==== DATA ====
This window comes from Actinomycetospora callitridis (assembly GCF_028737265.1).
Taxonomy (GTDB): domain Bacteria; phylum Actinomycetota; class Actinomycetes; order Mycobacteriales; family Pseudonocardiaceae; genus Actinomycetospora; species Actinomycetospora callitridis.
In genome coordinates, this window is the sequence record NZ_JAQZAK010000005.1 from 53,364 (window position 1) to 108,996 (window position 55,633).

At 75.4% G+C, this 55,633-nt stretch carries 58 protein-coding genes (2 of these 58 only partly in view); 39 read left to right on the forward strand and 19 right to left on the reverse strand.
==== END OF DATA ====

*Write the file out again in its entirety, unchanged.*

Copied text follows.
This window comes from Actinomycetospora callitridis (assembly GCF_028737265.1).
Taxonomy (GTDB): domain Bacteria; phylum Actinomycetota; class Actinomycetes; order Mycobacteriales; family Pseudonocardiaceae; genus Actinomycetospora; species Actinomycetospora callitridis.
In genome coordinates, this window is the sequence record NZ_JAQZAK010000005.1 from 53,364 (window position 1) to 108,996 (window position 55,633).

At 75.4% G+C, this 55,633-nt stretch carries 58 protein-coding genes (2 of these 58 only partly in view); 39 read left to right on the forward strand and 19 right to left on the reverse strand.